Realizing the presence, promise, and power of the Kingdom of God.
Crosfigell

Ruled for Holiness

Bring holiness to completion.

The Celtic Revival: The Monasteries (8)

Growth in holiness must be accompanied by moderation. The monk should strive after holiness with sincerity and joy of heart. His mind should be perpetually attuned to heaven, manifesting a preference for light over darkness.

  - The Rule of Cormac Mac Ciolionáin

Therefore, having these promises, beloved, let us cleanse ourselves from all filthiness of the flesh and spirit, perfecting holiness in the fear of God.

  - 2 Corinthians 7.1

We are considering aspects of the various monastic rules that have survived from the period of the Celtic Revival (ca. 430-800 AD). From these monasteries – Glendalough, Clonfert, Clonard, Moville, Bangor, Derry, Iona, Lindisfarne, Luxeuil, and many, many more – streamed thousands of devoted missionaries, scholars, and pastors, who led and fueled a revival of Christian faith that endured for four centuries, and that brought renewal to the spiritual, cultural, and social lives of millions of people, and “saved civilization” (Thomas Cahill) throughout Europe.

Nothing like this can be achieved without vision, discipline, clear goals, and firm devotion. It behooves us to understand the kind of discipline Celtic Christians submitted to in devoting their lives to God and His Kingdom. We can learn from their example how to live for the cause of revival, renewal, and awakening in our own day.

The rules of monastic discipline surviving from this period give us a glimpse into the lives of these ancient people. The purpose of monastic rules and the goal of monastic life, in the best manifestations, was to promote love for God and neighbors, as we have seen. By nurturing a clear and compelling vision of Christ and His Kingdom, members of a monastic community grew to fear and love the Lord. In that love, they devoted themselves to building a community where love for God and neighbor was the rule and practice of all.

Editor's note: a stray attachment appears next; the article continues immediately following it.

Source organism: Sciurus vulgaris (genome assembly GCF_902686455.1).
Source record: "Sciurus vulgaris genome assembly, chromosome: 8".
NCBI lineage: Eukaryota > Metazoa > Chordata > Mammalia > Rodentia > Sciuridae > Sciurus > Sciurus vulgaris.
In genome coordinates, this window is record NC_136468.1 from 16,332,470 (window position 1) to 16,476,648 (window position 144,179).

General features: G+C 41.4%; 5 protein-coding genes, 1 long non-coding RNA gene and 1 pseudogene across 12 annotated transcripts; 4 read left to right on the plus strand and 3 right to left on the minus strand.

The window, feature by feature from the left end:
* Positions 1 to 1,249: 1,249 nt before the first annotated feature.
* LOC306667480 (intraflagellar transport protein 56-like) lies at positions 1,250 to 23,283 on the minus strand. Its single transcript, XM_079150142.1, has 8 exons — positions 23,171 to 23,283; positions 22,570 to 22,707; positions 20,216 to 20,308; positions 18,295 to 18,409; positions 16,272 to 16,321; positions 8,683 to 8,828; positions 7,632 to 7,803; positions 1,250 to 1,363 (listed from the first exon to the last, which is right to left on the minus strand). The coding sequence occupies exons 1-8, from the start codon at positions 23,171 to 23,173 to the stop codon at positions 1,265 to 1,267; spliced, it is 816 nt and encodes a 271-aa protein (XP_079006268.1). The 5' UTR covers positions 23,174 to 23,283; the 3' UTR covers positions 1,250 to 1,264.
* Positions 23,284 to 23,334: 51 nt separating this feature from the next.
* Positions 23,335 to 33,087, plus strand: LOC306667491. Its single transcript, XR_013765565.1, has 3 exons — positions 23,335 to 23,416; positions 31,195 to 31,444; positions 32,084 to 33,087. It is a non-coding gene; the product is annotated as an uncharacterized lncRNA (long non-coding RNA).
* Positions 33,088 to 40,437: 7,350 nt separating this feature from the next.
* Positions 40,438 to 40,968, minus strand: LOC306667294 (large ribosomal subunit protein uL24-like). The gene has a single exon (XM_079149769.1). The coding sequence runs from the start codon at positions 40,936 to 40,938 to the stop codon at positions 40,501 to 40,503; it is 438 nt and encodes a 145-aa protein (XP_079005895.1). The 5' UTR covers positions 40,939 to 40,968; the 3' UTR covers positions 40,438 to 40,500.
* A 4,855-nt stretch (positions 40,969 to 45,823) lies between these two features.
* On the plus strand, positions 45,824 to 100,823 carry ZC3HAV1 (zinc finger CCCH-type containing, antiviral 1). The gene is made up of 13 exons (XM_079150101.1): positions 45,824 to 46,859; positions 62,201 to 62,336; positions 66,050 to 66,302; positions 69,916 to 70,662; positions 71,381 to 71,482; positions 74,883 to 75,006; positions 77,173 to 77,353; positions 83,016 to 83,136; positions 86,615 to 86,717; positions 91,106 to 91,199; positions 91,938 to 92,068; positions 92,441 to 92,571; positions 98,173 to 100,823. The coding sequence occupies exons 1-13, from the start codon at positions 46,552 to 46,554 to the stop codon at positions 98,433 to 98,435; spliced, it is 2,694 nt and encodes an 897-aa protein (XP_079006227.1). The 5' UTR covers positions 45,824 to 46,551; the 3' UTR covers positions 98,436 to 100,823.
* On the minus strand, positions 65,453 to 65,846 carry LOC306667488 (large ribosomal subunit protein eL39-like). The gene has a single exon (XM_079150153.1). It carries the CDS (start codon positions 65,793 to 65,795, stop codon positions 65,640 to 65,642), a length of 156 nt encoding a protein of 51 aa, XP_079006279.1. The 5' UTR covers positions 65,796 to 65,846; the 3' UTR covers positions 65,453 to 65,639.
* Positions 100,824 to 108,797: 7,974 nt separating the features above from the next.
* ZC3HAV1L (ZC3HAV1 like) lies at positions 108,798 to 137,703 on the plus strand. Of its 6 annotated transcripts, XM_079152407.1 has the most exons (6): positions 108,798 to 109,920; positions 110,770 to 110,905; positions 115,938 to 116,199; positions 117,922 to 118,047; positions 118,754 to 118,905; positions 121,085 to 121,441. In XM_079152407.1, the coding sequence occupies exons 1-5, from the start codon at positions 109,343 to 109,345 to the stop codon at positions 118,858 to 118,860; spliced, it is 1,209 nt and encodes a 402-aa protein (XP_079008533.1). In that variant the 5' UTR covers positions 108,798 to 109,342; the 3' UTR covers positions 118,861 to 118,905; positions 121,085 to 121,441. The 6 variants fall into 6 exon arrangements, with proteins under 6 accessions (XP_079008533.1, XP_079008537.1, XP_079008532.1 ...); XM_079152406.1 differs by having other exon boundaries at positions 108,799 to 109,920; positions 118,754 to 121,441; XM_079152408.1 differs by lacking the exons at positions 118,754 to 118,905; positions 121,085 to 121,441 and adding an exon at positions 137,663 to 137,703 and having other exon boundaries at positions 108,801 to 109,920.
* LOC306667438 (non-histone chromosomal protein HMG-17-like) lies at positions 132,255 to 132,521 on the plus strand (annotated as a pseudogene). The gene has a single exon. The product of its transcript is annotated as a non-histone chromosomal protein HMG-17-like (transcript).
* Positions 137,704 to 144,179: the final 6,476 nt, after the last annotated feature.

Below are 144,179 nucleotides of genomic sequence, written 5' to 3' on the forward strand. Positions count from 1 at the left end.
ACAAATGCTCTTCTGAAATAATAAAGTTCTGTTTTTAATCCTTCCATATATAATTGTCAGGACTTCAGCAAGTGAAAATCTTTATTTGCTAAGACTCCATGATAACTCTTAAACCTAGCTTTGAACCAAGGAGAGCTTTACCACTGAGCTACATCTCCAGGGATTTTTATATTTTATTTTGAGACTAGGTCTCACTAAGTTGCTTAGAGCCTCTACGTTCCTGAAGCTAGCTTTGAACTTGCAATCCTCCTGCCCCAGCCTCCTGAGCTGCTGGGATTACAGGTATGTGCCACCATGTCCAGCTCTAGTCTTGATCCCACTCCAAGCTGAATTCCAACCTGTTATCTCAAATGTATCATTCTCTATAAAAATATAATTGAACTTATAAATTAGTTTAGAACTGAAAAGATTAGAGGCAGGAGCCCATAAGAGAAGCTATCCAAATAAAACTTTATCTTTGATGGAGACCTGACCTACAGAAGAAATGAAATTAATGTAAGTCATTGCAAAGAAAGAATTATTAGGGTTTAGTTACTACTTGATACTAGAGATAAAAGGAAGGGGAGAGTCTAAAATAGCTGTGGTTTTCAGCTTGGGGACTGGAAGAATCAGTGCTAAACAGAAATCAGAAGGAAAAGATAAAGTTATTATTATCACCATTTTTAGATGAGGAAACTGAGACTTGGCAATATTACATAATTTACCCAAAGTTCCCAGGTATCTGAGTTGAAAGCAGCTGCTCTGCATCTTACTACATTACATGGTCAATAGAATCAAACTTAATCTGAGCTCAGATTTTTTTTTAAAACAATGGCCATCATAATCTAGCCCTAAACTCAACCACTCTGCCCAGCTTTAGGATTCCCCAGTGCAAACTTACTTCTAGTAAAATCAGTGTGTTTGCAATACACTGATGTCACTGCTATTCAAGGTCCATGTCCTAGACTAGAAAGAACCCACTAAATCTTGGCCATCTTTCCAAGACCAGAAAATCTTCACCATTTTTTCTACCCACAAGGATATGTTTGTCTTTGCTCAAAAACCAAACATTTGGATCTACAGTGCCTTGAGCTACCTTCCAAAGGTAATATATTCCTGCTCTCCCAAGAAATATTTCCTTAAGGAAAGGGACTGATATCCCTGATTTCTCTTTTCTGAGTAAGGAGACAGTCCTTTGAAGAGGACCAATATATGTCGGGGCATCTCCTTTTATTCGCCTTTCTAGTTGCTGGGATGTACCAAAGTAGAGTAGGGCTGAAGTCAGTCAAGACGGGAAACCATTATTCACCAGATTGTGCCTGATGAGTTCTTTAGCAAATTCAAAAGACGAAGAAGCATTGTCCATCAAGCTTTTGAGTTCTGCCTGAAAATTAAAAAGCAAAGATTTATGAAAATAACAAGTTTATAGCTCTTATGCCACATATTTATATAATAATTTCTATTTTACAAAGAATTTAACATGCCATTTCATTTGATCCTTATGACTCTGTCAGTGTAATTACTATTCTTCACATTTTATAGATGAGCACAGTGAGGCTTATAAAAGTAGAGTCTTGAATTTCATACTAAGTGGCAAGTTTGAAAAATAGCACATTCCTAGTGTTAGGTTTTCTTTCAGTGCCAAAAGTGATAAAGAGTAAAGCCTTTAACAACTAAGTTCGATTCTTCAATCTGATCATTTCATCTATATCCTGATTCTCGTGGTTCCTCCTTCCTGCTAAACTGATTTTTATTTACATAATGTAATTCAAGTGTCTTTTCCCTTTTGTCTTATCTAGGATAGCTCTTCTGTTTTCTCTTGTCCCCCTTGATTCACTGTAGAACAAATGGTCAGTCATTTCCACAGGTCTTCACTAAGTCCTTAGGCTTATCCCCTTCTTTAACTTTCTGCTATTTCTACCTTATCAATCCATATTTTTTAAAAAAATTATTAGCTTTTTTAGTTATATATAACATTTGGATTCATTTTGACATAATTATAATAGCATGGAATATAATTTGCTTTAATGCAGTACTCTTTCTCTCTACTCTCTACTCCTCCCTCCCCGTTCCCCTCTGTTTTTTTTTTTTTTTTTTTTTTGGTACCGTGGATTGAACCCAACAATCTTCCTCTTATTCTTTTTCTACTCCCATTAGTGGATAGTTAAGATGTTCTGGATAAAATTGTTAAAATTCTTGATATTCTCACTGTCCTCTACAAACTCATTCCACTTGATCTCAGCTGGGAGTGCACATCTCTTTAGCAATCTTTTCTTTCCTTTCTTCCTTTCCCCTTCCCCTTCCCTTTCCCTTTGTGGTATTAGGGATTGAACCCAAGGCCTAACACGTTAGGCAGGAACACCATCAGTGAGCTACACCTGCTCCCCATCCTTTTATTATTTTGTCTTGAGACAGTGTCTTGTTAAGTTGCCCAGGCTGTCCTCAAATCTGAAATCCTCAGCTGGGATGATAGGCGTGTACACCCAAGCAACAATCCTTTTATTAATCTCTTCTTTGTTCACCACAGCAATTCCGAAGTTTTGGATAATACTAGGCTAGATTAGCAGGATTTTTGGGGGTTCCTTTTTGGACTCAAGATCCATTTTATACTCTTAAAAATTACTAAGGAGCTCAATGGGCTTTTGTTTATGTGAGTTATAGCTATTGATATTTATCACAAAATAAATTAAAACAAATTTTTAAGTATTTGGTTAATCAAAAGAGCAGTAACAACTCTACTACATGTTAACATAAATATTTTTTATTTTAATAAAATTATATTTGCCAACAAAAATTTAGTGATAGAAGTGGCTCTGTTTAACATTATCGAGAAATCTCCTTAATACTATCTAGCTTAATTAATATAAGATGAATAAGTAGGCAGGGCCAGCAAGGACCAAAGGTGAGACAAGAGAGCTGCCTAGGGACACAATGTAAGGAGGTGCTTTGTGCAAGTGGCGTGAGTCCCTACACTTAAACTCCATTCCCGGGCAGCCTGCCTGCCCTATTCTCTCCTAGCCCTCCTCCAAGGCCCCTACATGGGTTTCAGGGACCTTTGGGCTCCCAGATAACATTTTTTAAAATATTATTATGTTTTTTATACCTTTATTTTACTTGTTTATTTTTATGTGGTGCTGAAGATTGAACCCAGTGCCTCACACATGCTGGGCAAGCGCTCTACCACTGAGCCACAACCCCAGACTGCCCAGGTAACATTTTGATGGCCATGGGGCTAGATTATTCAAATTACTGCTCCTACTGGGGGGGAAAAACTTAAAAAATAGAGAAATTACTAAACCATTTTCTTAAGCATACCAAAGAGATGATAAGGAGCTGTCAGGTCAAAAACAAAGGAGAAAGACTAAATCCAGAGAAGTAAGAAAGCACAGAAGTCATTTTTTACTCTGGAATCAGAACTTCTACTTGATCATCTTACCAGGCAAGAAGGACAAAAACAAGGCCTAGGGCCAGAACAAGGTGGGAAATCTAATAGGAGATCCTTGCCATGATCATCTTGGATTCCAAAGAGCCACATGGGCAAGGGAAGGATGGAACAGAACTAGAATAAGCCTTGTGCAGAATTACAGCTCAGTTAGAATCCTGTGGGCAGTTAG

But, as Columbanus reminded us in his sermon on discipline, achieving such a vision does not come easily. One must submit to a disciplined life, following a rule of disciplines, if one is to gain discretion and subdue and re-order the ways of the flesh for seeking God and His Kingdom and glory. For Celtic Christians, it was not enough to desire God’s Kingdom, nor to seek it in vague or merely personal ways. As communities, Celtic Christians bound themselves in covenants of mutual edification and support, and these took the form of the monastic rules, some of which are preserved for us in The Celtic Monk by Uinsean Ó Maidín.

The monastic rules surviving from the period of the Celtic Revival are clear about the kinds of discipline this would require. Five different types of discipline are included in these rules, not in any particular order, but scattered about in various ways. These disciplines fell into spiritual, relational, vocational, communal, and provisional categories. They were all designed to promote holiness and to foster communities of love.